For many years the Tsavo Conservation Area  was home to perhaps the world’s most iconic elephant matriarch, Dida. Thought to have been Africa’s largest female tusker, Dida was rightfully named the “Queen of Tsavo”.

Dida sadly passed away, from natural causes, between the ages of 60-65.  Over the years she had gathered an immense treasure trove of knowledge and led and protected her family group through many seasons and challenging times.

Elephant Matriarch
Dida and her family group

Not only did Dida attract many tourists to come see her hugely impressive tusks, she would have passed on immense amounts of knowledge and, hopefully, important genes to her offspring, becoming a keystone in the survival of the dying breed of super tusker elephants left in this world.

Matriarchs hold a pivotal role in elephant society, guiding their family groups to vital resources and shaping their responses to potential threats. A matriarch’s ability to make sound decisions, especially during stressful times, significantly enhances the group’s chances of survival. This underscores the importance of protecting elephants from poaching, as the loss of influential and knowledgeable matriarchs can have profound ripple effects on the entire herd.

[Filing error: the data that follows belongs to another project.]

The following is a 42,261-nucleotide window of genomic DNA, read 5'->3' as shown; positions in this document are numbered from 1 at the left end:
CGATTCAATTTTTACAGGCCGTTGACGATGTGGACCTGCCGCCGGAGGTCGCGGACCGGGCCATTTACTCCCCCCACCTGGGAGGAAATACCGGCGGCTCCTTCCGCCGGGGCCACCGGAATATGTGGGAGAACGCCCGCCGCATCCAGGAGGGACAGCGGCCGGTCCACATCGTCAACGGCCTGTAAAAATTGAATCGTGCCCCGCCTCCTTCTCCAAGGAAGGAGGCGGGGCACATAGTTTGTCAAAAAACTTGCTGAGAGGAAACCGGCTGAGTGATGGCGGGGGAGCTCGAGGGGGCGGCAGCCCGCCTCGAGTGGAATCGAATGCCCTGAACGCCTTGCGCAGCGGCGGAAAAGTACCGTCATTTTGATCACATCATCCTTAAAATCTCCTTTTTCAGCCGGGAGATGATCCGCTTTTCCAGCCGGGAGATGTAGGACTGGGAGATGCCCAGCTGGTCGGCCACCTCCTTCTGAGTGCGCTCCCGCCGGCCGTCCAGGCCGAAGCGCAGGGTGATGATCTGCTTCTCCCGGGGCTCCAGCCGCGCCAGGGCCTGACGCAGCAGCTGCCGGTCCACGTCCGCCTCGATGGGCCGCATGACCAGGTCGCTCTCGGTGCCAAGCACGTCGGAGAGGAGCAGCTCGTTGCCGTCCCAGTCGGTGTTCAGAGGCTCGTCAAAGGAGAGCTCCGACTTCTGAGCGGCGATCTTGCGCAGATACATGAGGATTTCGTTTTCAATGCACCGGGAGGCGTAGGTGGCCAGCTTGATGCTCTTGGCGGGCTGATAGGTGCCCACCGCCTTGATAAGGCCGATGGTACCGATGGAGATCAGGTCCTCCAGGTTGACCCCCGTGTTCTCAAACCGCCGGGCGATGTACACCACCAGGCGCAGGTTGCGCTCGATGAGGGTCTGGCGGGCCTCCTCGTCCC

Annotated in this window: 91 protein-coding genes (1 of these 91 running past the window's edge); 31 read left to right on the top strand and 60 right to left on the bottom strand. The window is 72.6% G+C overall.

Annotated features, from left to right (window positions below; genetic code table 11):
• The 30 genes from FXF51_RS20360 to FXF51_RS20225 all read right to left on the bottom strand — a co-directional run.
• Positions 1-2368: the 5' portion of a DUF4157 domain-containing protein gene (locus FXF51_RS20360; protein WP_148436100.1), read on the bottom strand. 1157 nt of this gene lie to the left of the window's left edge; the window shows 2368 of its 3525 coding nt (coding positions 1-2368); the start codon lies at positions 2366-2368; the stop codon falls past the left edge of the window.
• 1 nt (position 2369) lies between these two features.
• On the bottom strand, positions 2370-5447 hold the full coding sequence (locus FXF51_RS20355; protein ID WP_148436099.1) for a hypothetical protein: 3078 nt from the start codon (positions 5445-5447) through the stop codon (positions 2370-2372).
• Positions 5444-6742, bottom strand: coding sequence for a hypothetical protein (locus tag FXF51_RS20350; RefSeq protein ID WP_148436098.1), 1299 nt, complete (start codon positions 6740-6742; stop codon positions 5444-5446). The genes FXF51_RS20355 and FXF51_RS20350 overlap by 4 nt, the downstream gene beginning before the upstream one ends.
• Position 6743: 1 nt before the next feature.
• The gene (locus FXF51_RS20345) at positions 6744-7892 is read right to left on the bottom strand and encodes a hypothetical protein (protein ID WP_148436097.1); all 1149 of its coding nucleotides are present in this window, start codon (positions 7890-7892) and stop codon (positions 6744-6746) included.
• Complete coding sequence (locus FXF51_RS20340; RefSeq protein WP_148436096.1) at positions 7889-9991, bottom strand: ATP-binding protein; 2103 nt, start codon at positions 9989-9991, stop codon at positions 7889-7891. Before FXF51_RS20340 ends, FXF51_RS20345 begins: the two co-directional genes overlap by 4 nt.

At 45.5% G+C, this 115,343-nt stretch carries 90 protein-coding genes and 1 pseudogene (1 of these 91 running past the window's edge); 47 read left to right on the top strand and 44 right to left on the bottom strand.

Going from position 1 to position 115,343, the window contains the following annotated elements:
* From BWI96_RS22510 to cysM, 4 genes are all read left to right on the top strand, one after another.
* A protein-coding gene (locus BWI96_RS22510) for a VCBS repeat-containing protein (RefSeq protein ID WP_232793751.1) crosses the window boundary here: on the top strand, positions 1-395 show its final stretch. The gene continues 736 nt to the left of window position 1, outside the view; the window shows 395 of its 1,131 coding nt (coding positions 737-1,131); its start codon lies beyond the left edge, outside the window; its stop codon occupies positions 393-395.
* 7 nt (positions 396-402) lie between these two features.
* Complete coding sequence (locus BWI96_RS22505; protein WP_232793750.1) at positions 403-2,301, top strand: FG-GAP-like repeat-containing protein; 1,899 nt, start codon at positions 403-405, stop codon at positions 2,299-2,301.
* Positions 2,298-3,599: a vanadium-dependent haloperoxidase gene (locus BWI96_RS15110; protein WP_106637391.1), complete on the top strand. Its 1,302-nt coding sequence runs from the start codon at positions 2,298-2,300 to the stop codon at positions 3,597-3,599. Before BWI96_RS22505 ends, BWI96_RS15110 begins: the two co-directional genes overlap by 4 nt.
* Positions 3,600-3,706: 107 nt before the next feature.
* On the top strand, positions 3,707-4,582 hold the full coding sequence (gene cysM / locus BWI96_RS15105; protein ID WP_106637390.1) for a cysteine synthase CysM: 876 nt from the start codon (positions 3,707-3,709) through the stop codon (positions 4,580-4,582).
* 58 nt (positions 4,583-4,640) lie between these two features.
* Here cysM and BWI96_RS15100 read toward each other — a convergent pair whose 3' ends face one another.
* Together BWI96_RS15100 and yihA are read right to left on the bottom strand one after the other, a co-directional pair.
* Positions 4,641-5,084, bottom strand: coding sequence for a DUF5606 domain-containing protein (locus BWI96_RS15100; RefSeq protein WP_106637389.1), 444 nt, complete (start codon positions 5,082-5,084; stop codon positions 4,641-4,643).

If you’re interested in supporting Tsavo Trust’s initiatives to safeguard elephants—allowing iconic matriarchs like Dida to thrive and pass down invaluable knowledge and genetics to future generations—please follow this link.